For comparison’s sake, earlier this year when Brouhaha tried to raise $2000 toward its production of Rock, it came up short (although it still raised slightly more dollars than the We Are The Bomb campaign). The Rock campaign offered meagre benefits and didn’t really explain at all what the money was for — just that they’re putting on a show and would like money please. Still, given that WATB raised almost the same amount of money in a matter of days points to the clear advantage of its fundraising model.

An aspect of both the We Are The Bomb/All The Way Home campaigns that can’t be overlooked is that they’re not really asking for donations at all. They’re selling a product at what they’ve determined is their floor price. They’re not asking you to take any more of a risk than you would be by purchasing a ticket in any other manner. And perhaps, by making your enjoyment of the show contingent on them selling a certain number of these tickets, they’ll get you to convince your friends to buy tickets as well. It’s actually a very capitalist, and very shrewd, marketing campaign.

The way forward?

So, I’ve poured out a bunch of pixels about what I think is wrong with how some companies are crowdsourcing. I don’t think the Electric Company/Brouhaha model is perfect or appropriate for all situations. But I think some lessons from the case studies above point to a broad theory of crowdsourcing:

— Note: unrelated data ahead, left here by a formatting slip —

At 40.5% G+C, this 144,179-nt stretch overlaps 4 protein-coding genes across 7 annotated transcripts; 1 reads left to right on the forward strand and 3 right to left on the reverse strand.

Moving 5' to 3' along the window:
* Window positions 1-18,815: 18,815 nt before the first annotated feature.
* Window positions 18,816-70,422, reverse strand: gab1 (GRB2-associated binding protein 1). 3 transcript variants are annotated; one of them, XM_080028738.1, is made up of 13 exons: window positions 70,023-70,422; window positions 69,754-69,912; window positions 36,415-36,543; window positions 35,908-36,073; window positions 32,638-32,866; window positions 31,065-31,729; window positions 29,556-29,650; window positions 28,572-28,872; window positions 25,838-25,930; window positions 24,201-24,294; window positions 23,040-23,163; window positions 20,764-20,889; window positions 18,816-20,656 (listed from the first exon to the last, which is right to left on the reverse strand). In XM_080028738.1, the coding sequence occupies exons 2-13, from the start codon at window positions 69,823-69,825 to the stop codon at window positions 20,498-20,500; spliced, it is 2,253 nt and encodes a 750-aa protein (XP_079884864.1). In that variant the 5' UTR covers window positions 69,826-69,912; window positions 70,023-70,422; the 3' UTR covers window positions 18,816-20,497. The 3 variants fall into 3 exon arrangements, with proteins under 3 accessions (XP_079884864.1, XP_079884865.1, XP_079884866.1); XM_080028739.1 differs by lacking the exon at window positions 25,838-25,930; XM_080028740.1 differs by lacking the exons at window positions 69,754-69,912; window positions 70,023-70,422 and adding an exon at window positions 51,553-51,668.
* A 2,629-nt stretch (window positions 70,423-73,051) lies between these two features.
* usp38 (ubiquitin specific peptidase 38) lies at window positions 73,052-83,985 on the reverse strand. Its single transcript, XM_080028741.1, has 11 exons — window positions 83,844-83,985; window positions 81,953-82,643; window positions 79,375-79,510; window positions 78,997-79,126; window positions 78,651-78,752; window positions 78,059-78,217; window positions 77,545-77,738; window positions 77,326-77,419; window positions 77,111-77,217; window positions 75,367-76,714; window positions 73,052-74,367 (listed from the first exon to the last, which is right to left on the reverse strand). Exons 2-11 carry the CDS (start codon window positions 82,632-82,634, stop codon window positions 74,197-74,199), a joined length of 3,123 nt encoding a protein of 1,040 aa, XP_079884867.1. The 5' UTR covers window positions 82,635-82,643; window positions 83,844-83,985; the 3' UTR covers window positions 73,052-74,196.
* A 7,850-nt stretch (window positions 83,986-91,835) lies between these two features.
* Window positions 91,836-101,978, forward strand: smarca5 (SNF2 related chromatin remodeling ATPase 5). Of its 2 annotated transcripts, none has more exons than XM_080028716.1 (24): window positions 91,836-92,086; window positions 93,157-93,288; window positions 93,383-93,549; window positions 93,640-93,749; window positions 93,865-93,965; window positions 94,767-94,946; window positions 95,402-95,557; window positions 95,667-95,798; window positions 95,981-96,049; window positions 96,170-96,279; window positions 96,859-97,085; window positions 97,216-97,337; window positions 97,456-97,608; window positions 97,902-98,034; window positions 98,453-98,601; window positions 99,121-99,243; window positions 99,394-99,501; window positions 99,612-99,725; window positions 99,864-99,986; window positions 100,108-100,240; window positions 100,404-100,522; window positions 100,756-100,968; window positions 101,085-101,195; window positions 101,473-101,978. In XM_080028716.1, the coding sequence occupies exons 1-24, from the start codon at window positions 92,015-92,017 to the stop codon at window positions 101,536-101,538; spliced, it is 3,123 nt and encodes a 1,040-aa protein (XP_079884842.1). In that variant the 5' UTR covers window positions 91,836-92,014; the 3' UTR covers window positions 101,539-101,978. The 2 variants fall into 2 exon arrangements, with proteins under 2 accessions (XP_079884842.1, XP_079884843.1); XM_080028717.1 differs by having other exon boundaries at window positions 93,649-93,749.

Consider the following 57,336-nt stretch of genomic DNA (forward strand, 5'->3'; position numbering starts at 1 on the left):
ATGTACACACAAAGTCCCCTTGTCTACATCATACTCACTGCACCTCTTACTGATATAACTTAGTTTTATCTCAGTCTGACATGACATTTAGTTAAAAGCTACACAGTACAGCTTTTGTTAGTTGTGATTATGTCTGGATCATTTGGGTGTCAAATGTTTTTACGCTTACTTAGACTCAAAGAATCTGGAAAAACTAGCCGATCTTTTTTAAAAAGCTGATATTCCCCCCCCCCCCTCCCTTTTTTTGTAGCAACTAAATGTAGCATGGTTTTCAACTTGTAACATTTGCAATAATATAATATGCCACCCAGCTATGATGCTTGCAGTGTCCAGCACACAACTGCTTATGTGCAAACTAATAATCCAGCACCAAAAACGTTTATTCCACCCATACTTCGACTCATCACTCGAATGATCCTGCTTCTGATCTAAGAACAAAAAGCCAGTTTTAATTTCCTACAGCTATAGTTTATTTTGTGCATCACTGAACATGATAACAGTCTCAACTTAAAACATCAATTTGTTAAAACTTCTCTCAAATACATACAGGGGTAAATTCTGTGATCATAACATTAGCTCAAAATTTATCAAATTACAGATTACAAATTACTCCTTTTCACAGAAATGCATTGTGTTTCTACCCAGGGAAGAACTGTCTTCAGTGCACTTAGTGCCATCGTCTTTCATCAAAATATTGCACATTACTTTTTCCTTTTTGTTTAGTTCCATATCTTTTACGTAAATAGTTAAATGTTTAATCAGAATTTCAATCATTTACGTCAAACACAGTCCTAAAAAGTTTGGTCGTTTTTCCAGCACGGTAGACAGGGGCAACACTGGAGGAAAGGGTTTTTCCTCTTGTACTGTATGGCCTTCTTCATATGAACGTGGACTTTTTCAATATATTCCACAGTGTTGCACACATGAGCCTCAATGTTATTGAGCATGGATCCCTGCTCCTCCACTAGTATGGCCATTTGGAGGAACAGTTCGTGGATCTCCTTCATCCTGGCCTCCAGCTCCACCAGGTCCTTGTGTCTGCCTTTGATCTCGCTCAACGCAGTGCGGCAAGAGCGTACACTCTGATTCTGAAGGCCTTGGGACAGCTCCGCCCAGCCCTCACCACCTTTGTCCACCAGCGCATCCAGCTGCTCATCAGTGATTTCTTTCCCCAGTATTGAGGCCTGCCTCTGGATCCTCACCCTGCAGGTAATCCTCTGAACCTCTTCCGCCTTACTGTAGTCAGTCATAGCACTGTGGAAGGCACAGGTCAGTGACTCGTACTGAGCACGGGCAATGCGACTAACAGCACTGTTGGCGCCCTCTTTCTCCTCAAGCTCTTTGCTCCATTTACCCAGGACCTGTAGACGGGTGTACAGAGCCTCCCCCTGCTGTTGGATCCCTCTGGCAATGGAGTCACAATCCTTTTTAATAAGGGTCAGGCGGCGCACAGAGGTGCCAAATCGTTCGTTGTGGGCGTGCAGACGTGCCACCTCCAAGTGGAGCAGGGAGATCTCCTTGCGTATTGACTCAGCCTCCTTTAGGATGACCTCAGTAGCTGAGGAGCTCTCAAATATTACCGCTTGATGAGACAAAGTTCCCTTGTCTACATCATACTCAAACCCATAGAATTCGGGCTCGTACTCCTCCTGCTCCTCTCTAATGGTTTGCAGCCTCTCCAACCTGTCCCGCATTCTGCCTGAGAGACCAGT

If you want to ask people for their money for your art project, you have to make a very compelling case for it.

Perhaps your show tells a really unique story – share a bit of that with us. Perhaps your show will have astounding special effects – maybe you can show us some preliminary drawings. That’ll get me interested.

Now why do you need my cash to make it happen? For the small producer this can be a daunting question – and the answer probably shouldn’t be “because I’m a very special artist and I deserve it” or even “so I can pay my rent while I take a month off work to create my passion project.” Will the show happen without your donation – why not, or how will it be different without it?

Finally, what guarantee will I have that my money will be well spent and deliver the experience you’ve told me it will achieve? When you’ve made a case for $6000 so you can buy Object X that will be in your show, but you only raise $1200, what are you going to do with that $1200? Do you have some other revenue source that can cover the remainder – if so, why can’t it cover the full cost? This series of questions is why campaigns that have a minimum goal may feel more convincing.

I don’t think this long column is the final word on crowdsourcing in theatre. Please share your thoughts in the comments.

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One thought on “Why Doesn’t Crowdfunding Work for Toronto Theatre?

  1. Pingback: Some Further Thoughts on Theatre Crowdfunding | Exit Upstage